For quite a long time, I have questioned what is the fundamental criteria to be an English teacher. There is no doubt that having an advanced language proficiency is necessary. Besides, English pronunciation, as mentioned by Yerim in the previous post, is also commonly judged by people as it demonstrates one’s capacity to express themselves and to be understood. Despite of other factors, such as the ability of curriculum design, assessment, and so on, can it be concluded that one’s ability to exercise a language equals to one’s qualification for being an English teacher? If not, what other factors could influence the way of learning and teaching?
Continue reading ““You cannot teach me English because you are Asian!””
This post is inspired by the Telegraph’s article which, based on linguists’ predictions, prepares the readers for the extinction of the ‘th’ sound from English by 2066. Such predictions very often attract people’s attention irrespective of their interest in or familiarity with the field of linguistics. And while reading about something that may or may not happen in the future is intriguing, it is at the same time a safe topic exactly because it refers to the future, and people, especially linguists and educators, are not confronted with the need to decipher what it may mean for their current decision-making in terms of using, teaching and researching language.
Language change, however, happens every day, especially nowadays when English is mostly used by and among people for whom it is not the first language. English is thus used as an international language, or a Lingua Franca. In short, English is now used as a means to communicate effectively and not as a means to demonstrate knowledge of and adherence to the norms of Standard English. In Seidlhofer’s words, English as a Lingua Franca (ELF) refers to ‘‘any use of English among speakers of different first languages for whom English is the communicative medium of choice, and often the only option’’ (Seidlhofer, 2011, p.7).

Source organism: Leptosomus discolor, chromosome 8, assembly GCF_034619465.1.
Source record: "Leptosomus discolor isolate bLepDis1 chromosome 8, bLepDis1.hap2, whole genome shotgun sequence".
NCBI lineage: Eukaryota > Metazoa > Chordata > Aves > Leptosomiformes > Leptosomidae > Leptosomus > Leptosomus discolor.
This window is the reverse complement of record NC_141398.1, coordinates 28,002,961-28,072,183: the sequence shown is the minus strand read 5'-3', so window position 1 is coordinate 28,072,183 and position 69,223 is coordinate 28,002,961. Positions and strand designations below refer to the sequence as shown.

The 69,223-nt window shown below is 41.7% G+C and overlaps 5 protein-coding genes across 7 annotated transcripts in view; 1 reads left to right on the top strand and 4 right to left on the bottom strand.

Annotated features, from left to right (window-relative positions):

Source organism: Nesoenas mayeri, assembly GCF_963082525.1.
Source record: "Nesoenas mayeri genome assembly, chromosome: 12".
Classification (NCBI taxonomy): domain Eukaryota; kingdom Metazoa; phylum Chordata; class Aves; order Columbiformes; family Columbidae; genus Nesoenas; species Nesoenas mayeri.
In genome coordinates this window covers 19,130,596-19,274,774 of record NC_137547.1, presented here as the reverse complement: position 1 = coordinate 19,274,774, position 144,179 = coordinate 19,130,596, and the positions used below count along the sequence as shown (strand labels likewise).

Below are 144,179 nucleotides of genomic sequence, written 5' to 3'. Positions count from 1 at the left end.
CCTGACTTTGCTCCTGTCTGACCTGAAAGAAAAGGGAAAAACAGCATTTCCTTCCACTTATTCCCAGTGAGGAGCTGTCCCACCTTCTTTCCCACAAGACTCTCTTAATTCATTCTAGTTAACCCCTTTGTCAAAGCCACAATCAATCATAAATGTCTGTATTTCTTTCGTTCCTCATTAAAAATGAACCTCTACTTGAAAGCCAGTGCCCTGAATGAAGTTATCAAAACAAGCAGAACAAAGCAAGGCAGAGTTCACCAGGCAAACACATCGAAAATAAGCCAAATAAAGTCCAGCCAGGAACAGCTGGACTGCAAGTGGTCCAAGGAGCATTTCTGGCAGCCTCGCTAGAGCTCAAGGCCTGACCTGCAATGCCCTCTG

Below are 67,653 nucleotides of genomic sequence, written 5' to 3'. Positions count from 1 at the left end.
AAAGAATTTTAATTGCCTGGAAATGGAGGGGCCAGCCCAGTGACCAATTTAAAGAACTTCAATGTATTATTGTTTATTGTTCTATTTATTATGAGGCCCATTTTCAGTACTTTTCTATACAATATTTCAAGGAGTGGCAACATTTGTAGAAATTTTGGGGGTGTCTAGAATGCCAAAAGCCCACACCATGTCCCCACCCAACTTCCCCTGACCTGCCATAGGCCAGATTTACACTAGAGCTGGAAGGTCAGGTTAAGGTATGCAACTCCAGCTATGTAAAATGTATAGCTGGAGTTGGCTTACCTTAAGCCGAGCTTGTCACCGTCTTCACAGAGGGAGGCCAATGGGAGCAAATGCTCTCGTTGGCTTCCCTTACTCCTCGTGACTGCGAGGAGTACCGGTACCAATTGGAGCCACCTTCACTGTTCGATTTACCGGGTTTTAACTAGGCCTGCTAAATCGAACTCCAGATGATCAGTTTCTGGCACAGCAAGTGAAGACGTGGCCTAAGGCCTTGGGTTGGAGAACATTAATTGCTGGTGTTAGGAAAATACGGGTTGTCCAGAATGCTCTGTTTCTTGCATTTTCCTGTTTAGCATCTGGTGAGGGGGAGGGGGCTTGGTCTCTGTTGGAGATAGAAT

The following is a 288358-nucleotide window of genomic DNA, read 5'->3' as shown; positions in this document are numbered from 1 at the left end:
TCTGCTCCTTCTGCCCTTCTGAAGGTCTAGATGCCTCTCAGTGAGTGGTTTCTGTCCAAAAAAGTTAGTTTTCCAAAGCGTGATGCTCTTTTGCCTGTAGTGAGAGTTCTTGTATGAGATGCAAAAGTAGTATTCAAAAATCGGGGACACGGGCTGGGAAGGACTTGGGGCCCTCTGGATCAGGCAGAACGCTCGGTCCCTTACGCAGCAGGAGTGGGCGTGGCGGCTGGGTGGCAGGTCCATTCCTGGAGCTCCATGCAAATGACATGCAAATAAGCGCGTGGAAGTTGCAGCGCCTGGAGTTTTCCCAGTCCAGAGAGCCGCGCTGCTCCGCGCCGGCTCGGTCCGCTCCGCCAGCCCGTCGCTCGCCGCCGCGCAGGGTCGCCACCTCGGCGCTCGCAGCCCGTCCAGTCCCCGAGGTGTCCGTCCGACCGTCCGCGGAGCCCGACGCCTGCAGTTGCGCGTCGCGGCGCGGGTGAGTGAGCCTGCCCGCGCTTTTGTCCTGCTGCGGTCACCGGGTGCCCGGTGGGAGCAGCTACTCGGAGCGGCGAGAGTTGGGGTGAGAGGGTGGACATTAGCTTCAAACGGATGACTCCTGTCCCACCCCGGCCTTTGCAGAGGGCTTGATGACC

Continue reading “Taking a stand”
By Wai In Chan
Hello everyone! This is a bit late in the semester, but I still wanted to share my language biography with all of you and hear your thoughts about how I identify myself. I am of Asian descent, born in Hong Kong, China. I speak Cantonese, English, and French (very basic!).
My family immigrated to Canada in order to start a better life when I was two years old, and we have lived here ever since. My mother had gone abroad to Canada as an international student prior to her marriage and my birth. Therefore, she had some knowledge of the English language and completed some education here. Due to these circumstances, I was able to complete my studies here in Canada in English.
Continue reading “My Language Biography of Two Identities”
Geraldine Gras (1):
Je me permets d’écrire ma première publication sur ce blogue en français. Tentative après tentative, je rencontre de la difficulté à m’exprimer tel que je le voudrais en anglais alors je sors mon autre paquet de cartes, celui-ci francophone. Cette envie d’écrire en français est aussi la conséquence d’un évènement survenu lors d’une rencontre avec les parents d’un de mes élèves. Ma partenaire d’enseignement (l’enseignante d’anglais) et moi-même avions rendez-vous avec des parents afin de discuter les besoins particuliers de leur enfant. Étant enseignante dans une commission scolaire anglophone, et de plus dans un secteur anglophone tel que Westmount, la rencontre fut en anglais afin de faciliter la communication. À la fin de la rencontre, la mère m’approcha et me dit : « Geraldine, you are [very] anglophone French teachers ». En premier lieu, cela m’a fait sourire. Après tout, c’est bien sympathique de se faire dire que l’on s’exprime convenablement, sans accent lié à sa première langue, lors de l’utilisation de sa deuxième langue. Puis, ce commentaire m’a tout de suite ramenée au deuxième cours lors qu’on adressait l’idée de l’identité langagière. Suis-je devenue trop anglophone pour mon rôle d’enseignante de français?
Continue reading “Addition > Division”